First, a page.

|Sudduth, Kenneth - Ken|
Submitted to: Soil Science and Plant Nutrition (SSPN)
Publication Type: Peer Reviewed Journal
Publication Acceptance Date: 8/8/2008
Publication Date: 12/20/2008
Citation: Jung, W.K., Kitchen, N.R., Sudduth, K.A., Kremer, R.J. 2008. Contrasting grain crop and grassland management effects on soil quality properties for a North-Central Missouri claypan soil landscape. Soil Science and Plant Nutrition. 54(6):960-971.
Interpretive Summary: Crop management has the potential to either enhance or degrade soil, which in turn impacts food production and the environment. Specific soil properties so affected are often referred to as “soil quality indicators”. Understanding management impact on soil quality indicators is vital for identifying sustainable cropping practices for the future. The 10 million acres of claypan soils in the U.S. Midwest have impaired soil quality from cultivation and accelerated erosion. The purpose of this investigation was to evaluate soil quality indicators on different landscape positions and from both grain and Conservation Reserve Program (CRP) management systems on claypan soils. We found that soil aggregates were 40% more stable at all landscape positions when managed with no-tillage that included a cover crop when compared to a tilled cropping system. This means the no-tilled soil was less prone to break into smaller textural pieces with rainfall and erosional forces. Other soil quality indicators were not different between the grain cropping systems. This is in contrast to similar studies on other soil types, where many soil quality properties are found to improve with no-till practices. Soil quality was improved with CRP. Soil aggregation under CRP management was more than double that of the grain cropping systems. Also, soil organic carbon and total nitrogen in the surface soil of CRP were about 30% higher than the grain crop systems. We conclude that the primary reason for this difference comes from the perennial plants in CRP that partition more carbon below ground than annual grain crops. We propose that claypan soils degraded as a result of tillage cropping will benefit most by converting to CRP or similar management, like hay cropping. Practices that enhance soil quality help farmers identify those production systems that improve soil health and in the long-run will be sustainable. Management systems showing improved soil quality will also help preserve water quality of streams, rivers, and lakes.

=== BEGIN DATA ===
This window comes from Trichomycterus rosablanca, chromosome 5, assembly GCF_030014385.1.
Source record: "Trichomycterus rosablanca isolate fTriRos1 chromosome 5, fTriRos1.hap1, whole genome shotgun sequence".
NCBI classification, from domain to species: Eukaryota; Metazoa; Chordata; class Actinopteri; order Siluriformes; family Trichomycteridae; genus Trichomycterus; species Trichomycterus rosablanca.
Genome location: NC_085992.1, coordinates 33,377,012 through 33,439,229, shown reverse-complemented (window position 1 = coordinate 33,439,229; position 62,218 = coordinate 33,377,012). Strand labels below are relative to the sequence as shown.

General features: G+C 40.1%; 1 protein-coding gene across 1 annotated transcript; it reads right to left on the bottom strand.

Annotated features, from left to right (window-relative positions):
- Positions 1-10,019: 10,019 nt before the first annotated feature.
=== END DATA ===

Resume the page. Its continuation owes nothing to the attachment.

Technical Abstract: Crop management has the potential to either enhance or degrade soil quality, which in turn impacts crop production and the environment. Few studies have investigated how crop management affects soil quality over different landscape positions. The objective of this study was to investigate how 12 years of annual cropping system (ACS) and conservation reserve program (CRP) practices impacted soil quality indicators at summit, backslope, and footslope landscape positions of a claypan soil in north-central Missouri. Three replications of management systems were established in 1991 in a randomized complete block design, with landscape position as a split-block treatment. Four management systems were investigated: (1) annual cropping system 1 (ACS1) was a mulch tillage corn (Zea mays L.)-soybean [Glycine max (L.) Merr.] rotation system; (2) annual cropping system 2 (ACS2) was a no-till corn-soybean rotation system; (3) annual cropping system 3 (ACS3) was a no-till corn-soybean-wheat (Triticum aestivum L.) rotation system, with a cover crop following wheat; and (4) CRP was a continuous cool-season grass and legume system. In 2002 soil cores (0- to 7.5-, 7.5- to 15-, and 15- to 30-cm depths) were collected by landscape position and analyzed for physical, chemical, and biological soil quality properties. Soil organic carbon (SOC) was significantly increased with 12 years of CRP management, but not with other management systems. At the 0 to 7.5-cm soil depth of CRP, SOC increased over this period by 33% and soil total nitrogen sud storage by 34%. Soil aggregate stability was about 40% higher in no-till management systems (ACS2 and ACS3) than in the tilled system (ACS1). Soil aggregation under CRP management was more than double that of the three grain cropping systems. Soil bulk density at the shallow sampling depth was greater in ACS3 than for ACS1 and ACS2. In contrast to studies on other soil types, these results indicate only minor changes to claypan soil quality after 12 years of no-till management. We conclude that claypan soils degraded by historical cropping practices will benefit most by adoption of CRP or CRP-like management.